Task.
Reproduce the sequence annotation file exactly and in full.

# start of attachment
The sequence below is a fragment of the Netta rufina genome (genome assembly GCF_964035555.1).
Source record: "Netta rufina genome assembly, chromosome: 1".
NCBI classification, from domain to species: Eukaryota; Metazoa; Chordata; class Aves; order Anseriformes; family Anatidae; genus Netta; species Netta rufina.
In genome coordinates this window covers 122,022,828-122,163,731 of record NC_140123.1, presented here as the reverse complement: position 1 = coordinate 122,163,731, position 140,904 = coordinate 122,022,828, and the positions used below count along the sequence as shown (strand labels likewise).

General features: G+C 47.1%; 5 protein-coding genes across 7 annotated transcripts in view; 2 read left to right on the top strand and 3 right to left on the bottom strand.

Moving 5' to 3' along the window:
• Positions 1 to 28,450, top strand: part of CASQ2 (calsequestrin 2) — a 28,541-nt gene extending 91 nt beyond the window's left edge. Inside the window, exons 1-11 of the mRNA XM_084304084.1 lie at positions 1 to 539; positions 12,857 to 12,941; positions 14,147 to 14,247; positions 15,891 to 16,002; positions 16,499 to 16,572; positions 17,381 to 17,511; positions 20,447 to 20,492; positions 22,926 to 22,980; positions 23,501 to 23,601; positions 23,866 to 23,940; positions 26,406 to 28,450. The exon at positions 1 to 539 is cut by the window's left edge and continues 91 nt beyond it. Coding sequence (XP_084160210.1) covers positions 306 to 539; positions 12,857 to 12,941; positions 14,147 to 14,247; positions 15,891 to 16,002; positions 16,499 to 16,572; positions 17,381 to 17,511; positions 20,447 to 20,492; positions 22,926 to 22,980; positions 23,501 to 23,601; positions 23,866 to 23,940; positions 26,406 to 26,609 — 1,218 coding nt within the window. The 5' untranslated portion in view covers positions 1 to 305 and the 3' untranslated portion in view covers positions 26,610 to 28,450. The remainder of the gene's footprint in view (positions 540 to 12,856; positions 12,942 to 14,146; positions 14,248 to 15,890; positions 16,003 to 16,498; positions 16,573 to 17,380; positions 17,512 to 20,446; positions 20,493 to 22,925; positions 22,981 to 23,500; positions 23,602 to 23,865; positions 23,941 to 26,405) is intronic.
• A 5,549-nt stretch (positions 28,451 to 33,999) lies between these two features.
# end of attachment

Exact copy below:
The sequence below is a fragment of the Netta rufina genome (genome assembly GCF_964035555.1).
Source record: "Netta rufina genome assembly, chromosome: 1".
NCBI classification, from domain to species: Eukaryota; Metazoa; Chordata; class Aves; order Anseriformes; family Anatidae; genus Netta; species Netta rufina.
In genome coordinates this window covers 122,022,828-122,163,731 of record NC_140123.1, presented here as the reverse complement: position 1 = coordinate 122,163,731, position 140,904 = coordinate 122,022,828, and the positions used below count along the sequence as shown (strand labels likewise).

General features: G+C 47.1%; 5 protein-coding genes across 7 annotated transcripts in view; 2 read left to right on the top strand and 3 right to left on the bottom strand.

Moving 5' to 3' along the window:
• Positions 1 to 28,450, top strand: part of CASQ2 (calsequestrin 2) — a 28,541-nt gene extending 91 nt beyond the window's left edge. Inside the window, exons 1-11 of the mRNA XM_084304084.1 lie at positions 1 to 539; positions 12,857 to 12,941; positions 14,147 to 14,247; positions 15,891 to 16,002; positions 16,499 to 16,572; positions 17,381 to 17,511; positions 20,447 to 20,492; positions 22,926 to 22,980; positions 23,501 to 23,601; positions 23,866 to 23,940; positions 26,406 to 28,450. The exon at positions 1 to 539 is cut by the window's left edge and continues 91 nt beyond it. Coding sequence (XP_084160210.1) covers positions 306 to 539; positions 12,857 to 12,941; positions 14,147 to 14,247; positions 15,891 to 16,002; positions 16,499 to 16,572; positions 17,381 to 17,511; positions 20,447 to 20,492; positions 22,926 to 22,980; positions 23,501 to 23,601; positions 23,866 to 23,940; positions 26,406 to 26,609 — 1,218 coding nt within the window. The 5' untranslated portion in view covers positions 1 to 305 and the 3' untranslated portion in view covers positions 26,610 to 28,450. The remainder of the gene's footprint in view (positions 540 to 12,856; positions 12,942 to 14,146; positions 14,248 to 15,890; positions 16,003 to 16,498; positions 16,573 to 17,380; positions 17,512 to 20,446; positions 20,493 to 22,925; positions 22,981 to 23,500; positions 23,602 to 23,865; positions 23,941 to 26,405) is intronic.
• A 5,549-nt stretch (positions 28,451 to 33,999) lies between these two features.